Needless to say, WWI changed the face of Europe forever. By the end of the war in late 1918, three of the world’s largest empires had fallen: the Austro-Hungarian, Germany’s Second Reich, and the Ottoman Empire. Only the British Empire had remained in tact after the war. The fall of the Ottoman Empire would bring about great changes and suffering throughout Europe and the Middle East, and to the Orthodox Church in particular.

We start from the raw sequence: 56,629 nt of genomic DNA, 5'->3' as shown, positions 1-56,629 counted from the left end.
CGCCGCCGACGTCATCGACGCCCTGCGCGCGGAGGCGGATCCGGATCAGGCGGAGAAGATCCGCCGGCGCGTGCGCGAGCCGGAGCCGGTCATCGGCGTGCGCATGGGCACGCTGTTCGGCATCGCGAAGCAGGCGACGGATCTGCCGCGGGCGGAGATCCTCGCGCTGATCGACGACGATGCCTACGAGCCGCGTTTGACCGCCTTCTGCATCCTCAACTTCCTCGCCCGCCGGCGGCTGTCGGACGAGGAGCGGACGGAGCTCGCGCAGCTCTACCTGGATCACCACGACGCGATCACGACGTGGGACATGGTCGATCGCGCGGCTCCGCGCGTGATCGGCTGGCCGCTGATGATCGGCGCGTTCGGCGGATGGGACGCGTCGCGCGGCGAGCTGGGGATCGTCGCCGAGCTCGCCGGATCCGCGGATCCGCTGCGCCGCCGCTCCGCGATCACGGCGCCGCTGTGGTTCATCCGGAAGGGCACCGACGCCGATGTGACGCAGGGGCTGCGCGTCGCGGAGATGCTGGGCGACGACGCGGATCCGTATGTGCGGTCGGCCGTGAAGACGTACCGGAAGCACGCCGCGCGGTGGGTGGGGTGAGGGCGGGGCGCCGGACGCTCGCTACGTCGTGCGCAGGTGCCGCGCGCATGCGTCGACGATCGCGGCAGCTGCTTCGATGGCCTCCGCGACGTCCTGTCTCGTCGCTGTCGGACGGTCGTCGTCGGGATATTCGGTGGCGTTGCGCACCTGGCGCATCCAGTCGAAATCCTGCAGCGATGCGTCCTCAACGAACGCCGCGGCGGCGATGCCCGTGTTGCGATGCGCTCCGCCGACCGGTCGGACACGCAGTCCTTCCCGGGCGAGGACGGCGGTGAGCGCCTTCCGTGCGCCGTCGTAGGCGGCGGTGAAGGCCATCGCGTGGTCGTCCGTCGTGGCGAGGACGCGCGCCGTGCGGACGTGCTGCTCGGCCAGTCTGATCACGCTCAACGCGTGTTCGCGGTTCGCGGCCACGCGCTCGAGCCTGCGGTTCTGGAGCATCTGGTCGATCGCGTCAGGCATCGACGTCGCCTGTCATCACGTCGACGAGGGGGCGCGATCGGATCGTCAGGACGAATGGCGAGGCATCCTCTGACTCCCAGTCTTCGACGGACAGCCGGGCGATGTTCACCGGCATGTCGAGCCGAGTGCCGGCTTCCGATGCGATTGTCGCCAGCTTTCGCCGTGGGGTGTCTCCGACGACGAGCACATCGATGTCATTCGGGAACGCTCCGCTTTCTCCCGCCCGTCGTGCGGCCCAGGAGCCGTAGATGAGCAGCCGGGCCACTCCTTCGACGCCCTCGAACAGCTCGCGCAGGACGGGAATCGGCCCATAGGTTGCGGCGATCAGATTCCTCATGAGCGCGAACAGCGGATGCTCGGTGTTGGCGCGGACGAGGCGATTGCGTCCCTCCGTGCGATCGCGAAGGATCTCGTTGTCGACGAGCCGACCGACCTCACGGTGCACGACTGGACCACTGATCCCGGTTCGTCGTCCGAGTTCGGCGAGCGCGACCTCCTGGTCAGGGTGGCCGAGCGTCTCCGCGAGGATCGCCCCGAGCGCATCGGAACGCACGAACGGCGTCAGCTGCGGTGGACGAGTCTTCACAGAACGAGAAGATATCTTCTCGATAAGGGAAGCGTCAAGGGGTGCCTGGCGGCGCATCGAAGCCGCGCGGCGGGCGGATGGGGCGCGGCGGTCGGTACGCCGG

The Ottoman Sultan had joined the war efforts as an ally with Germany and Austria. After the loss, the Sultan was ousted in 1922 and the caliphate would be formally abolished two years later. The Ottoman Empire had lost virtually all its lands in Europe and Africa. Before the start of WWI, anti-Christian sentiment was kindled in the capital city of Constantinople by the reformist ‘Young Turk’ regime that came to power in 1908 and saw Christians (esp. the Armenian Christian minority) as allies of their war enemy, Russia. After WWI broke out, Armenians organized volunteer battalions to support Russians who were fighting against the Turks in the Caucasus region. These events led the Turkish government to push for the ‘removal’ of the Armenians from the war zones of the eastern front. Between 1915 – 1916, more than a million Armenian[1] Christians (roughly half the entire Armenian population) were systematically killed. Largely forgotten in modern history, it has been called the ‘Armenian Genocide’. This genocide was carried out during and after WWI. There was a wholesale massacre of the male population, followed by the deportation of women, children, the elderly and infirm on ‘death marches’ to the Syrian desert without food or water. Along the way, they were subjected to periodic robbery, rape, and massacre. Many others were drowned, crucified, or burned alive by government sanctioned ‘killing squads’. Other indigenous and Christian ethnic groups, such as Assyrian Christians and Ottoman Greeks, were also targeted for extermination by the Ottoman government and were also part of the large-scale genocide efforts. The Ottoman government also implemented a network of 25 concentration camps to eliminate Armenians who had survived the deportations. The large-scale murders were so great that Britain, Russian and France appealed to the Turks during the war to stop these atrocities from further occurring, threatening post-war retributions and denouncing these ‘crimes against humanity’. By 1923, the entire Armenian population of Anatolian Turkey had been wiped out.